According to market research firm IBISWorld, McCain, Simplot and Matchlow were still the leaders in the ready-made frozen sector, but admitted the growing private label push by Coles and Woolworths would hurt the traditional branded players.
The booming business of healthy prepared meals is due to “a rising health consciousness”, and the needs of time-poor consumers — especially those living alone.
With singles and couples without children expected to account for 50 per cent of all households by 2035, the demand for convenience eating means big business for supermarket retailers.
In the UK, ready meals have been an institution since the late ‘70s, when Marks and Spencer launched its first ready-made chicken Kiev. As the BBC reported, what made it revolutionary was it was chilled rather than frozen.
As of 2012, the chilled ready meal market made up 57 per cent of the UK’s prepared meals market, valued at $5.44 billion (£2.6 billion), according to Mintel.
According to industry analysts, it is no wonder supermarkets are trying to move in on the ready-made convenience sector.
“[Ready-to-cook] prepared meals where it’s ‘do it with me’, that is a big opportunity,” Geoff Dart, of DGC Advisory, told news.com.au. “We’ve got an ageing population, people are becoming more time-poor, convenience is becoming a much more important factor in their lives.
“Take-home meals have worked well in the UK, but it’s about how appealing and affordable you can make that offer, particularly while keeping it fresh.”
Currently, Coles has a range of ready-to-cook meal solutions, which have been on the shelves for several years. These options include precut vegetables and mixed salads, along with a range of prepared and marinated meats.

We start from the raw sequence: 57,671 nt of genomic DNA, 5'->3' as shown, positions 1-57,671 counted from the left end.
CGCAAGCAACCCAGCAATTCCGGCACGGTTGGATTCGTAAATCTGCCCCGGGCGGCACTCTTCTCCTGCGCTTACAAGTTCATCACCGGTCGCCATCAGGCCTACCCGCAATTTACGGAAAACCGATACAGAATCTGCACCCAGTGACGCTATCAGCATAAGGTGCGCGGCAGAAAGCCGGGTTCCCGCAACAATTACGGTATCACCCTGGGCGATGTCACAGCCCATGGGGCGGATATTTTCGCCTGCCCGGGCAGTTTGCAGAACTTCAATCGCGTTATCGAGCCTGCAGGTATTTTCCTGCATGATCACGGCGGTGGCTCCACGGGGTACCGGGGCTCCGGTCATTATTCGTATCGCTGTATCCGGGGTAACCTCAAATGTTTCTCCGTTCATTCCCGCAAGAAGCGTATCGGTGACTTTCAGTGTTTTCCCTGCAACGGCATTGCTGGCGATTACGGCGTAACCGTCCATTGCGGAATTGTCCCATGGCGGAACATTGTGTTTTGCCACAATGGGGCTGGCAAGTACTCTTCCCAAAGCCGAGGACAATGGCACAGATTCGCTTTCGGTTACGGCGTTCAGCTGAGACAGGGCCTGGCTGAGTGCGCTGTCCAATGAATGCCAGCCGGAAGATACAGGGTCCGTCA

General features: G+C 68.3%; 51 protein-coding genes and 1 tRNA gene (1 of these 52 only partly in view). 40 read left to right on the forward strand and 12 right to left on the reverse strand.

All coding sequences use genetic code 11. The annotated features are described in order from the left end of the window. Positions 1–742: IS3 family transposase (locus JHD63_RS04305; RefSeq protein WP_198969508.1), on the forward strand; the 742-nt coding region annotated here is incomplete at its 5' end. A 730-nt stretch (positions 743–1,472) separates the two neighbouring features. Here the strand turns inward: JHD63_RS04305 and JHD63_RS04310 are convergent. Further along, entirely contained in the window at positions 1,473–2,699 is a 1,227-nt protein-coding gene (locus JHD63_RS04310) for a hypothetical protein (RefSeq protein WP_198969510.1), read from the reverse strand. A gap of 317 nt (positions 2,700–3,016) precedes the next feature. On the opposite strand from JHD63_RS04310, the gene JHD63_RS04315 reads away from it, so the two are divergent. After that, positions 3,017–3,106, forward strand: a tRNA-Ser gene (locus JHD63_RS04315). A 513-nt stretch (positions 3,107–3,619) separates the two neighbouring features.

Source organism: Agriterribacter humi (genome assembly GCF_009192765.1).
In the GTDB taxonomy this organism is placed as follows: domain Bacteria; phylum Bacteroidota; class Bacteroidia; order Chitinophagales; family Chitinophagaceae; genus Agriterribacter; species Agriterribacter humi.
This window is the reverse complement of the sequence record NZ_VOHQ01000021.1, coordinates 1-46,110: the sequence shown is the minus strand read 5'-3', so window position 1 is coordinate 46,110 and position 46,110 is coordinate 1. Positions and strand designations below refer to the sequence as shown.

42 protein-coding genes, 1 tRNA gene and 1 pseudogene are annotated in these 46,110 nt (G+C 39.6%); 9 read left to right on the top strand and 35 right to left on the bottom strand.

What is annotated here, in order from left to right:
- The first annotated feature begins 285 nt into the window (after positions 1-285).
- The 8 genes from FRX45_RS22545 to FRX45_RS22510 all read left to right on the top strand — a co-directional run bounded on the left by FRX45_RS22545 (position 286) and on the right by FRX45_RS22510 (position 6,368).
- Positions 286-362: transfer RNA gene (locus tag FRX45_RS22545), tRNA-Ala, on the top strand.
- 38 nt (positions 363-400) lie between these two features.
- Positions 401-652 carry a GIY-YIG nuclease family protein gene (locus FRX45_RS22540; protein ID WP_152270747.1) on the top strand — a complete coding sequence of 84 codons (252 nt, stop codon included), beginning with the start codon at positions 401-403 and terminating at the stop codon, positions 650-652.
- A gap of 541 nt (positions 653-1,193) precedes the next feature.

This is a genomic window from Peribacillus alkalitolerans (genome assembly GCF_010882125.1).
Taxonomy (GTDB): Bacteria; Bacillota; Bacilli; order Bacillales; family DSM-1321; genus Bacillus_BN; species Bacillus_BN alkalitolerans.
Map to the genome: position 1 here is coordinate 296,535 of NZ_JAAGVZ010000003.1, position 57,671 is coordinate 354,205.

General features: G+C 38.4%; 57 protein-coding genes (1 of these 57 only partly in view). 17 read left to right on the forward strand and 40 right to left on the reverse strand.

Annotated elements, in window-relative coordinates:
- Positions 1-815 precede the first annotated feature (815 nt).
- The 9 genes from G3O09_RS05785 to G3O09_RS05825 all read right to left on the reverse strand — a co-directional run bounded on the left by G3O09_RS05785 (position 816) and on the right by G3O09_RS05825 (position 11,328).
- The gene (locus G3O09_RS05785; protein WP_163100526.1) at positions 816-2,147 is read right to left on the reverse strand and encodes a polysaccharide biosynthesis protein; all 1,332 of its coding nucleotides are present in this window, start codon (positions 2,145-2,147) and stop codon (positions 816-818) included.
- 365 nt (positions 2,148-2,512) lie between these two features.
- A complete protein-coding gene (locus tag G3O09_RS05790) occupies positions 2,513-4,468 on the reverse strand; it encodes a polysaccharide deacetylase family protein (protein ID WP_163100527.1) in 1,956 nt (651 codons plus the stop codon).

The new additions, which are sold on supermarket shelves as a ‘chilled’ meal that has never been frozen, will make up a total range of 77 products under the Coles ready-made meal umbrella.
The move comes at a time when Coles continues to launch its price war in the $89 billion grocery sector. Earlier this month, the supermarket giant added 36 Libra and Tena women’s products to its so-called ‘Every Day’ low pricing list of more than 2500 items.
This year, the price wars between Coles and Woolworths saw the supermarkets focus on the prices of Colgate toothpaste, fresh-baked bread, juice, rice, Kleenex tissues, roast chickens, batteries and other health and beauty products.
During the third-quarter results, Coles delivered another strong result, with total sales up by 3.2 per cent. The food and liquor sales of Wesfarmers for the three months to March 31 rose by 5.9 per cent to $7.518 billion, from $7.097 billion for the corresponding period last year.
Woolworths, on the contrary, struggled in the third-quarter, posting a 0.9 per cent decline in food and liquor sales when adjusted to take Easter into account. Non-adjusted, Woolworths’ sales edged 0.4 per cent higher to $10.7 billion.
According to Roy Morgan, in an average four-week period, 10.5 million people shop at Woolworths, 10 million at Coles, 5.3 million at Aldi and just more than four million at IGAs.
Originally published as Coles’ new plan to take down Woolworths